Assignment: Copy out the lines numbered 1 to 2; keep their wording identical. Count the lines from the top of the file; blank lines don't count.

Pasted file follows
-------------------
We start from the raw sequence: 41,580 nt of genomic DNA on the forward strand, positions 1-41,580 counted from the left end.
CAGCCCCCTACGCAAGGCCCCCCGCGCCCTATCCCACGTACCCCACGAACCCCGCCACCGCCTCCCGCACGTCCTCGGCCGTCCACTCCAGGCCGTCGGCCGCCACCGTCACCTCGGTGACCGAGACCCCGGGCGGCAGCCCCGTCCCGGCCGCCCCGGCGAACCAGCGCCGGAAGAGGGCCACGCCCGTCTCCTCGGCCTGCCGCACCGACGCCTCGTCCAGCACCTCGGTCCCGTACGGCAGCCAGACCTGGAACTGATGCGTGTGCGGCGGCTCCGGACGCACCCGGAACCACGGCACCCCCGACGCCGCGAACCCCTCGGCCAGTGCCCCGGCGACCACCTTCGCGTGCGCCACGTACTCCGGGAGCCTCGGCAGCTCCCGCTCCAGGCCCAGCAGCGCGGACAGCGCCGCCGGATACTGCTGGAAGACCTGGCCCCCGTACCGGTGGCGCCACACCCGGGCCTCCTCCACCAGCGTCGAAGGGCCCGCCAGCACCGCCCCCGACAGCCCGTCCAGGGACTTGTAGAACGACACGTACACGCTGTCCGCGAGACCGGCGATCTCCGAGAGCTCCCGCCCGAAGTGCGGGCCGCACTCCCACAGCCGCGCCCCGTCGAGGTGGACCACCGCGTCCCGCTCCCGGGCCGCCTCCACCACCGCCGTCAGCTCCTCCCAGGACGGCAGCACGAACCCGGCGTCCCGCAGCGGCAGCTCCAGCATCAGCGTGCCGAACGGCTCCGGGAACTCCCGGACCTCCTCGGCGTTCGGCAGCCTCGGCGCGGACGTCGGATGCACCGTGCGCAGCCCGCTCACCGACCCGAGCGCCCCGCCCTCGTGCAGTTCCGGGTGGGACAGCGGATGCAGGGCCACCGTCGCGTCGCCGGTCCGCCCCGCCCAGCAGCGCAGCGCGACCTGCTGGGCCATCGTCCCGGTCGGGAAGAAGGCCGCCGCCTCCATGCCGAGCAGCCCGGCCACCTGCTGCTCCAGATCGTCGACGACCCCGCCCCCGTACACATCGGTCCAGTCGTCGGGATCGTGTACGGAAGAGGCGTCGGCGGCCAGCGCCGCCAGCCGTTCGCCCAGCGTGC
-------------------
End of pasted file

We start from the raw sequence: 41,580 nt of genomic DNA on the forward strand, positions 1-41,580 counted from the left end.
CAGCCCCCTACGCAAGGCCCCCCGCGCCCTATCCCACGTACCCCACGAACCCCGCCACCGCCTCCCGCACGTCCTCGGCCGTCCACTCCAGGCCGTCGGCCGCCACCGTCACCTCGGTGACCGAGACCCCGGGCGGCAGCCCCGTCCCGGCCGCCCCGGCGAACCAGCGCCGGAAGAGGGCCACGCCCGTCTCCTCGGCCTGCCGCACCGACGCCTCGTCCAGCACCTCGGTCCCGTACGGCAGCCAGACCTGGAACTGATGCGTGTGCGGCGGCTCCGGACGCACCCGGAACCACGGCACCCCCGACGCCGCGAACCCCTCGGCCAGTGCCCCGGCGACCACCTTCGCGTGCGCCACGTACTCCGGGAGCCTCGGCAGCTCCCGCTCCAGGCCCAGCAGCGCGGACAGCGCCGCCGGATACTGCTGGAAGACCTGGCCCCCGTACCGGTGGCGCCACACCCGGGCCTCCTCCACCAGCGTCGAAGGGCCCGCCAGCACCGCCCCCGACAGCCCGTCCAGGGACTTGTAGAACGACACGTACACGCTGTCCGCGAGACCGGCGATCTCCGAGAGCTCCCGCCCGAAGTGCGGGCCGCACTCCCACAGCCGCGCCCCGTCGAGGTGGACCACCGCGTCCCGCTCCCGGGCCGCCTCCACCACCGCCGTCAGCTCCTCCCAGGACGGCAGCACGAACCCGGCGTCCCGCAGCGGCAGCTCCAGCATCAGCGTGCCGAACGGCTCCGGGAACTCCCGGACCTCCTCGGCGTTCGGCAGCCTCGGCGCGGACGTCGGATGCACCGTGCGCAGCCCGCTCACCGACCCGAGCGCCCCGCCCTCGTGCAGTTCCGGGTGGGACAGCGGATGCAGGGCCACCGTCGCGTCGCCGGTCCGCCCCGCCCAGCAGCGCAGCGCGACCTGCTGGGCCATCGTCCCGGTCGGGAAGAAGGCCGCCGCCTCCATGCCGAGCAGCCCGGCCACCTGCTGCTCCAGATCGTCGACGACCCCGCCCCCGTACACATCGGTCCAGTCGTCGGGATCGTGTACGGAAGAGGCGTCGGCGGCCAGCGCCGCCAGCCGTTCGCCCAGCGTGC